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Conversation between Alex and Stephen (prev top next)

2007feb24

Alex,

Your description of a way to deal with unfulfilled expectations sounds good.  You suggest "the path there is obscure with darkness" ... another possibility would be for the path to lead offscreen, so that as the players move toward the edge, the known future shrinks; this would have the effect of heightening the viewer's uncertainty, which is sort of paradoxical, since they'd tipped off to expect the unexpected.

I like the "carving out paths in the process of playing" idea.  Another way to describe this is "playing leaves a residue."  Either way, it's a nice approach because it has a parallel with memory.  What's left behind becomes part of a structure that informs what happens later.

Related to all this is the descriptive/prescriptive issue.  If what you see is a visual expression of "what you're hearing now makes you expect X" ... then what happens if the viewer doesn't expect that?  Is it okay to induce expectations in the visual that aren't paralleled in the aural?

And this gets into the question: where do our expectations come from?  One of the pieces of research Huron talks about in Sweet Anticipation has to do with expectation of pitch.  In their experiments, they play a few notes of a melody, and ask listeners to guess what the next pitch will be.  As you might expect, this is very culturally dependent --- melodies are much more easily predicted when they behave according the norms of the music you have experience with.  (The converse way to express this is: if you're listening to unfamiliar music, you'll expect the wrong thing.)  So, when you're modeling expectation, you're presumably modeling your expectation ... or perhaps your prediction of the listener's expectation.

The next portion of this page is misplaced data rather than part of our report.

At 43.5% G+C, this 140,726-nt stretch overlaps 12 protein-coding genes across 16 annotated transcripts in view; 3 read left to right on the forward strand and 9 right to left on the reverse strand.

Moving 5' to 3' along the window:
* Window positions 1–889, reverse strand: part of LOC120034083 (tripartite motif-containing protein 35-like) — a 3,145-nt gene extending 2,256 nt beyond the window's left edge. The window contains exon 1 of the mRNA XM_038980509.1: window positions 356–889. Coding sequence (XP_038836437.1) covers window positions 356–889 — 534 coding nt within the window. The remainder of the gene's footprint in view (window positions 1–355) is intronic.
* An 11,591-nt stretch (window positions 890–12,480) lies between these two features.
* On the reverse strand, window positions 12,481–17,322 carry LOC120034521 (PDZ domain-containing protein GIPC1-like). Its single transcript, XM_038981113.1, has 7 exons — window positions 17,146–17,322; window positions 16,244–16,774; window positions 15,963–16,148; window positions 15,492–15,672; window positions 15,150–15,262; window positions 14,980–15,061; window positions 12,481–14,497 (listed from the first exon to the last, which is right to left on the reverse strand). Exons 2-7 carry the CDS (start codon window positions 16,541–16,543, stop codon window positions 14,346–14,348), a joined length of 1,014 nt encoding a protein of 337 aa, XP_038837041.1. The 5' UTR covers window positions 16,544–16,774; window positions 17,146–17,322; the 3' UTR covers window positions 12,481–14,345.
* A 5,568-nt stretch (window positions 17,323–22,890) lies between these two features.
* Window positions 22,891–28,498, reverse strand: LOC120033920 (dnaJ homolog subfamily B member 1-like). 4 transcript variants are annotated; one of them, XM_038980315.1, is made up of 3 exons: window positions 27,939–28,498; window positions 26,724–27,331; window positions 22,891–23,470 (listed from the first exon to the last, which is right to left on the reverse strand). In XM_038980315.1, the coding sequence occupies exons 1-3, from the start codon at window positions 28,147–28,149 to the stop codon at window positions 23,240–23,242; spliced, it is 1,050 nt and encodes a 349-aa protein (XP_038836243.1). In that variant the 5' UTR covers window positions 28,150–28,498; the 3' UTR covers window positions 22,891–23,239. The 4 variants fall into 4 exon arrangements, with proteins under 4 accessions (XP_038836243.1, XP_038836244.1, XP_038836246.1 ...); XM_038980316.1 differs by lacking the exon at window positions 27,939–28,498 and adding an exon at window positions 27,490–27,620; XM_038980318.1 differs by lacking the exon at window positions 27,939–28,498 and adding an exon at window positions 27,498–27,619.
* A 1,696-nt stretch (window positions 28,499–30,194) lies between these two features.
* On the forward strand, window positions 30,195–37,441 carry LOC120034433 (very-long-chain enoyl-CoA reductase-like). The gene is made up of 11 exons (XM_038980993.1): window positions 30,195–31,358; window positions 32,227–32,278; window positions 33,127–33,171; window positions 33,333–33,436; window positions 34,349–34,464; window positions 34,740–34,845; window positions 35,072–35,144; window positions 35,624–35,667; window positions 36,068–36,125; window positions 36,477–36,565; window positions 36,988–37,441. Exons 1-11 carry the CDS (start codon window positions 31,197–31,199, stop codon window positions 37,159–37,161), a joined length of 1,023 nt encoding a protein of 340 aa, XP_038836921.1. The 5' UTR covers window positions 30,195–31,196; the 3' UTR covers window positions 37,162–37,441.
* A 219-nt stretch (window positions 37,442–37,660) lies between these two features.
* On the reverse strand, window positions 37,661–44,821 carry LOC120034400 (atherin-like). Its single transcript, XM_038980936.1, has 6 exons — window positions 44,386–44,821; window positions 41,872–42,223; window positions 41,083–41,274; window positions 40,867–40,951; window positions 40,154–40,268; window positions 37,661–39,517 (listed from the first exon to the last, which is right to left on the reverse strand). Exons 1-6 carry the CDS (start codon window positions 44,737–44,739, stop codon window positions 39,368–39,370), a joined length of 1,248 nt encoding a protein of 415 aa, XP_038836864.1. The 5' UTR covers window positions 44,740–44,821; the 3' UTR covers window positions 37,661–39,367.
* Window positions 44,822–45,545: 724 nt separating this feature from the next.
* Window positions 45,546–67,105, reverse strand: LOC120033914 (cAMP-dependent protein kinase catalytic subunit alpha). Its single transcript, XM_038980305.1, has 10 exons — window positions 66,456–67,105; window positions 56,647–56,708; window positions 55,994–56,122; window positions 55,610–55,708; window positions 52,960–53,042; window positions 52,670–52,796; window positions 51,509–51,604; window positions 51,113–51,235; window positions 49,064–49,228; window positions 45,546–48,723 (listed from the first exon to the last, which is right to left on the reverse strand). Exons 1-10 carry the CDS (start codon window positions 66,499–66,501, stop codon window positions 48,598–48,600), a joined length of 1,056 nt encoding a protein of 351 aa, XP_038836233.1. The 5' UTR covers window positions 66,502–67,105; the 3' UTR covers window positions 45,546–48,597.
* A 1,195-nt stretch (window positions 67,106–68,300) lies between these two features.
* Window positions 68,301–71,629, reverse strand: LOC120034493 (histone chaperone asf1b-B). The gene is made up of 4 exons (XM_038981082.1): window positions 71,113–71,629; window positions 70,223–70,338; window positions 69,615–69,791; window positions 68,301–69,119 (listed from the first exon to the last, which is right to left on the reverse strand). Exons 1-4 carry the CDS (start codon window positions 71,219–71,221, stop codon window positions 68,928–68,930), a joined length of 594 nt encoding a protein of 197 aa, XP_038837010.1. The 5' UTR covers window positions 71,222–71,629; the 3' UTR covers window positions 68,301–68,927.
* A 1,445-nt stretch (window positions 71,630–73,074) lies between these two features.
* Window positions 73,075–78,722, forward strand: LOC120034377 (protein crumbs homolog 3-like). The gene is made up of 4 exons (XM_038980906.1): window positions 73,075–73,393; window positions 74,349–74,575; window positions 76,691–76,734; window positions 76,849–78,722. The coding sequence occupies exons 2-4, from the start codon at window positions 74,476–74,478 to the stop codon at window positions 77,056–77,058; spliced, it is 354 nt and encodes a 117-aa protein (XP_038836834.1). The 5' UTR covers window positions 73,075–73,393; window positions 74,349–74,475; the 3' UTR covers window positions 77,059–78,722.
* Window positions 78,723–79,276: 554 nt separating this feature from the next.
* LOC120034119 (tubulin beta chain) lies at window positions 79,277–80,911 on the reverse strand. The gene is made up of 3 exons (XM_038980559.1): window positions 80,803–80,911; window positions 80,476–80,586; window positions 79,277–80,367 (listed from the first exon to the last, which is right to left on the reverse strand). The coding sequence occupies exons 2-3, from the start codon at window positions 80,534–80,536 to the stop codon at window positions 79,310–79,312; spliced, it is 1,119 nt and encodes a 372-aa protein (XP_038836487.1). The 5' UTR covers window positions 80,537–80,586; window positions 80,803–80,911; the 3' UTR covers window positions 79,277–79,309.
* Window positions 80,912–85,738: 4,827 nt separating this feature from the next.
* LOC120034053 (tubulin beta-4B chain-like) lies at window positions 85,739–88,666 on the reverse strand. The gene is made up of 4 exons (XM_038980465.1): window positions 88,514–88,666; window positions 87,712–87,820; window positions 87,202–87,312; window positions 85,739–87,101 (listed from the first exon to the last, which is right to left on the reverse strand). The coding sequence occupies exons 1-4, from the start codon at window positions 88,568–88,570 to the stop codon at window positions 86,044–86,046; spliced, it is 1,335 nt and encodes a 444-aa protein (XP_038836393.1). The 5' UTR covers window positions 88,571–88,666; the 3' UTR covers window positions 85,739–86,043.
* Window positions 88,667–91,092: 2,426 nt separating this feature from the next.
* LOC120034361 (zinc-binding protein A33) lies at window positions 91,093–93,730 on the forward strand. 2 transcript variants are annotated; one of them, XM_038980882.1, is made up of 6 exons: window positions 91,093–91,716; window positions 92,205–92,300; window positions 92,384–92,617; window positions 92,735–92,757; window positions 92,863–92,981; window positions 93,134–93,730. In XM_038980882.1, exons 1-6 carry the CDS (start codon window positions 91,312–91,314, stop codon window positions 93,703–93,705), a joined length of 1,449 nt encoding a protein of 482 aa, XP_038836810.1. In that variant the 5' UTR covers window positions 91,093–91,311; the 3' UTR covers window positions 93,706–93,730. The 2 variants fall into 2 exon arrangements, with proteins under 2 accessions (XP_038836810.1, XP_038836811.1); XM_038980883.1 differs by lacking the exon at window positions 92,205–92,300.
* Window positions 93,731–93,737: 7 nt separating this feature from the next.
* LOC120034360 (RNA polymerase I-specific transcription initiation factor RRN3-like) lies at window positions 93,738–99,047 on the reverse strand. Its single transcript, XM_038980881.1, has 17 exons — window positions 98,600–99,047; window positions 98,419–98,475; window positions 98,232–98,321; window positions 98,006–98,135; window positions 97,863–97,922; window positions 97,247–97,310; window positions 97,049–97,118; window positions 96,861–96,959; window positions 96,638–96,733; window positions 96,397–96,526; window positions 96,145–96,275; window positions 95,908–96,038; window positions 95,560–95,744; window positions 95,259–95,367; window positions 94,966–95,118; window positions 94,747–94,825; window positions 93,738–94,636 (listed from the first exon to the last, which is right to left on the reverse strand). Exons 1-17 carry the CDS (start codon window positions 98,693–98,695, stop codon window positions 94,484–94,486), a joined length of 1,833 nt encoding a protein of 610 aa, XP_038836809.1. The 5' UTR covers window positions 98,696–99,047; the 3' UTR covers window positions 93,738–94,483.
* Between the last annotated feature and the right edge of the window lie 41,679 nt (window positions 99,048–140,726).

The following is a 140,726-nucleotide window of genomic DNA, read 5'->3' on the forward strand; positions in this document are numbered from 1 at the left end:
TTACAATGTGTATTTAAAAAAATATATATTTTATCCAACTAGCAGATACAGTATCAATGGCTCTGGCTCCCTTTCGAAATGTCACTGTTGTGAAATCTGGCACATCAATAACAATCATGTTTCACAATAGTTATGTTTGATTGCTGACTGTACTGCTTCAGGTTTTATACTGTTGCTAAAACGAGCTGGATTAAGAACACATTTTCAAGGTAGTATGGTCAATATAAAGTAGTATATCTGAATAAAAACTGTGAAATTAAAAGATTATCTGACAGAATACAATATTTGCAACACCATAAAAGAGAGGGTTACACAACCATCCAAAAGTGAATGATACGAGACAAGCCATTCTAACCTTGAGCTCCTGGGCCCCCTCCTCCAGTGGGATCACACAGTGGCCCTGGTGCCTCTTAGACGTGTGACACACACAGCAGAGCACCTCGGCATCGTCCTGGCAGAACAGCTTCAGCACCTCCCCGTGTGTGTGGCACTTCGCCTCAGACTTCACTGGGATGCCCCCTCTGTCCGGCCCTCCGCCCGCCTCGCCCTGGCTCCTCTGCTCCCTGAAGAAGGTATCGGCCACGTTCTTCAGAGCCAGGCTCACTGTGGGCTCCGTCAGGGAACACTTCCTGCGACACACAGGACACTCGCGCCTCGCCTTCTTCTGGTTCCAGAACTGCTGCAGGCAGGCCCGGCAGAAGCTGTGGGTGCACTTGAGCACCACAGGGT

A way that I'm planning to deal with this is to limit myself to certain kinds of expectations, such as: those that are common across all kinds of music, and those that arise from the material in the piece itself.  For example, if a melody happens once, and then later it starts to happen again, it's reasonable to expect that a listener will expect it continue in the same way.  Or, there are certain music gestures, types of phrasing, for example, that we're hard-wired to expect to follow a certain course (this is discussed in the Clynes book I mentioned).

S.

P.S. You say you wish you had a grant.  How might that happen?

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